On May 7, 1945, a gang of Polish village vigilantes from Bukivsko and Novotanets were pillaging and robbing villages. They set upon the village of Komancha, where they brought out the Rev. Orest Wenhrynowych from the parish residence and chopped his head off. Afterwards, they threw his body as well his eight year old son into a burning barn. They robbed the church and ordered the local teacher to take church flags to Bukivsko and deposit them in the Polish church. Also in May of 1945, a (Polish) vigilante gang from the village Nebeschany lay siege to the villages of Odechova, Woeoblyk and Syniava pillaging homes and killing and wounding tens of villages.

On January 23, 1946, Polish soldiers attached the village of Ratnavytsia. Here, after torturing them, the soldiers killed Stephan Bilas and Mykola Kotyka. The same soldiers arrested 9 villagers in Kanjane as they were resisting expulsion. These were executed in Sanok. The next day, January 24, the same soldiers attacked the village of Dariv where they killed a woman and her two children.

On January 23, 1946, a platoon of Polish soldiers under the command of Captain Gutowsky attacked and pillaged the village of Zavadka Morochivska. The commotion in the village alerted the UPA fighters that were stationed in a nearby forest. The UPA fighters defeated the Poles, captured much ammunition and arms and took away the pillaged goods.

On January 24, 1946, a platoon of Polish soldiers occupied the village of Morochiv. After the villagers resisted expulsion. Sixty villagers were shot and another 100 were wounded. This platoon was under the command of Captain Gzyra.

On February 16, 1946, the Polish police attacked the village of Chertizh. There they pillaged homes and beat villagers. They broke the ribs of Reverend Konstantyn Poliansky and then threw him on the wagon (to be expelled) together with his family. On January 24, 1946, the Polish soldiers murdered a 70 year old priest, his family and 14 other villagers.

On May 13, 1946, a platoon of Polish soldiers attacked the village of Wola Matieshewa. They wounded the village teacher, Mychailo Bilanych, and buried him alive. The family dug up the teacher, after the soldiers departed, but he died shortly afterwards.

On March 28, 1946, Polish soldiers burned down the villages of Kozhushne, Wysochany, Prydyshiw, Polonna and Cerednie Welyke. Seven villagers died in this action. During April, 1946, Polish soldiers and police lay siege to the villages of Pavlokoma and Obarym. These villages were viciously attacked with machine gun fire. More than 100 individuals were killed during this action.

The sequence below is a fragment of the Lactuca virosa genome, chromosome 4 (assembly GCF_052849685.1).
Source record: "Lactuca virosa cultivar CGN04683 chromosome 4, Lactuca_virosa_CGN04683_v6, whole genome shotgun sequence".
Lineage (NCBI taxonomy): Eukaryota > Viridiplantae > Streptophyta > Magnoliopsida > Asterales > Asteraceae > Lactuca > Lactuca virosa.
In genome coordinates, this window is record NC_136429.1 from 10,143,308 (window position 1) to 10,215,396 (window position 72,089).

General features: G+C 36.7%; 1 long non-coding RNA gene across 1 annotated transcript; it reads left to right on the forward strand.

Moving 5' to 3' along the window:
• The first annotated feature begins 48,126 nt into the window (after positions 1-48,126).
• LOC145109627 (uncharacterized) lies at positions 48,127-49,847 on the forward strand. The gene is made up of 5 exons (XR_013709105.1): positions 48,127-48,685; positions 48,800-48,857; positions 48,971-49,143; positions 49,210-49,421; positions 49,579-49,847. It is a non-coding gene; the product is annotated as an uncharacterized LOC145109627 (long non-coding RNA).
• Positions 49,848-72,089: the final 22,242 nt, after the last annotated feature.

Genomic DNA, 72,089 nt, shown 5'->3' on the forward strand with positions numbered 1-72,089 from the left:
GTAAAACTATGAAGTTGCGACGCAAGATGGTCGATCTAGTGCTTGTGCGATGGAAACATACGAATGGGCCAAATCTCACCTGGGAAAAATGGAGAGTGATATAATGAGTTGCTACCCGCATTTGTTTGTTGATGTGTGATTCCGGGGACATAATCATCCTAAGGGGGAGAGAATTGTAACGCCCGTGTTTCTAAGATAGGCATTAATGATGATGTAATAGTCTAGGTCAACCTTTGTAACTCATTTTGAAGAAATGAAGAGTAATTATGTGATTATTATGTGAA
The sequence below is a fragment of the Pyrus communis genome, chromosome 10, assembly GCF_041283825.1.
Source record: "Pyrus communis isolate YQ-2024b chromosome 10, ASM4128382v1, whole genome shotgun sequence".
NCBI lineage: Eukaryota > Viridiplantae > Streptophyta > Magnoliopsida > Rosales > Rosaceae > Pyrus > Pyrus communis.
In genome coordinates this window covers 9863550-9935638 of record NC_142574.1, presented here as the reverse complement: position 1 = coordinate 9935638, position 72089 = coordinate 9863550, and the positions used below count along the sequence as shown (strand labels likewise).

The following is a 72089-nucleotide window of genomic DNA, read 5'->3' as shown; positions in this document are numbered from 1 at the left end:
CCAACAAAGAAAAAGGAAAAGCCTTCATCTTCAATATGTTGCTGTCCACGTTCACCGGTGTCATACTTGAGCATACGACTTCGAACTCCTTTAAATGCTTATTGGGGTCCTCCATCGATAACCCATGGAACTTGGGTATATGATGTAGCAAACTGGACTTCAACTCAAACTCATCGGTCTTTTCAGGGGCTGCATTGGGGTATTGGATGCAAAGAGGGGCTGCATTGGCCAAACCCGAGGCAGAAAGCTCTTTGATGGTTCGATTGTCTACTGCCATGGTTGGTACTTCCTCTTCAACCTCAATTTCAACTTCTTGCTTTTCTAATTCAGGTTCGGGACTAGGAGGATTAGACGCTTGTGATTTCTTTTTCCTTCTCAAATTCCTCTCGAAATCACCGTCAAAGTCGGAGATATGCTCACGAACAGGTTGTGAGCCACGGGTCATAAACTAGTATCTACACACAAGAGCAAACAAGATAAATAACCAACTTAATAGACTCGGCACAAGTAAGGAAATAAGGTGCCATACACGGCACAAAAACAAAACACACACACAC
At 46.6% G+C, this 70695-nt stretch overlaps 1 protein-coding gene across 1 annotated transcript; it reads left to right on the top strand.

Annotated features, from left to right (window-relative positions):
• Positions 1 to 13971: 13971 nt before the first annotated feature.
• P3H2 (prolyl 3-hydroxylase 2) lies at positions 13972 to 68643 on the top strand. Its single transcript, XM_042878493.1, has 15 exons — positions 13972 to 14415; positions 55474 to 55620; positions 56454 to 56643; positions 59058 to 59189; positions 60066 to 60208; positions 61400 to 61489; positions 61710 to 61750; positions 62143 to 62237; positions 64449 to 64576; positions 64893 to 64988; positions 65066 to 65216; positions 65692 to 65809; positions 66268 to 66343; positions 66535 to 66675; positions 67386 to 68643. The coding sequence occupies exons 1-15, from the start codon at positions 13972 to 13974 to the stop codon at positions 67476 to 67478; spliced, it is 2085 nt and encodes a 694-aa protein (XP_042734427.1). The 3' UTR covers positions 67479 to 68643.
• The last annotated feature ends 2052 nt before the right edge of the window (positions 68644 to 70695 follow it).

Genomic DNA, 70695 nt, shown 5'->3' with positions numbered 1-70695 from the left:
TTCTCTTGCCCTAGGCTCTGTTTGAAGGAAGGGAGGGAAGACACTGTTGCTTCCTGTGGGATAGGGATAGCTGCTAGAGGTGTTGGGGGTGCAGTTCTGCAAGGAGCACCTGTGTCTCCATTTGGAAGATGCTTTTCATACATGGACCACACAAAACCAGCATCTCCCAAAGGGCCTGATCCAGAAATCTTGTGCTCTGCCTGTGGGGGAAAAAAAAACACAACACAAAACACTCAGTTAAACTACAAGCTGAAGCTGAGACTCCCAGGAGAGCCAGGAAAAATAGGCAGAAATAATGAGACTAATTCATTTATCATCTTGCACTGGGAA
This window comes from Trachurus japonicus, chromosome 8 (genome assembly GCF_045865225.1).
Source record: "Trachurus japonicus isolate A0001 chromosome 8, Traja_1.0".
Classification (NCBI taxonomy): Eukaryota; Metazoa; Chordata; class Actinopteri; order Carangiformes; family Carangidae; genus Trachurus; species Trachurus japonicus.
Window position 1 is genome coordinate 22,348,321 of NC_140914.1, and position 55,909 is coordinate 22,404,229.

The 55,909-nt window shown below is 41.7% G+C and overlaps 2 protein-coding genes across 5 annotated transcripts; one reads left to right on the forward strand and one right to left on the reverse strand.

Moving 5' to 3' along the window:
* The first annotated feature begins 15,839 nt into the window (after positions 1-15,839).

During April and May, 1946, villagers from the Lisko County were being expelled. The Polish army announced that they would kill anyone they found fleeing to or hiding in the forest. Many villagers did return to their villages after their food ran out, were caught and expelled. Expulsion in the northern counties; here the platoon of the MOWOPKPB fell upon the villages as wild beasts in the Spring of 1946.

The villagers from Liublybets hid from the Polish soldiers in the nearby forest. The soldiers wounded four of the villagers and afterwards put them to death. A 70-year-old villager was killed in the village of Dykiw Stary. The soldiers and the gangs of vigilantes beat the villagers in almost every village and raped women, both old and young, everywhere, even in churches. This occurred especially, in the village of Liublynce Stary, Webycia, Dykowi Novym and others. In the village of Ulashiv, the soldiers killed four villagers who were hiding from the authorities in a cellar.

In Pidliashia and Cholm regions the inhabitants were devastated. These inhabitants were dealt with severely by the Germans, and now the actions of the polish “knights” persuaded them to “voluntarily” resettle eastward.

Summary of the Expulsions

According to the Polish-Soviet agreement, the activity of “resettlement” was to be completed by June 1946. When the Soviet commission left in July 1946, the Polish authorities resettled the remainder of the Ukrainians (mostly Lemkos from western lands) about 30,000 individuals, onto eastern Prussia to occupy former German properties. The resettled people were left helpless by the Polish government. Their life was complicated because the Russian Orthodox priests beset them as did the communist propagandists.

A few Ukrainians remained in these territories- those of mixed marriages. Interestingly enough, numbers of “Mosophiles” and “Rusyns” remained in some towns. These acquired Polish identity papers as they did not trust their “older Brother” – the Russians.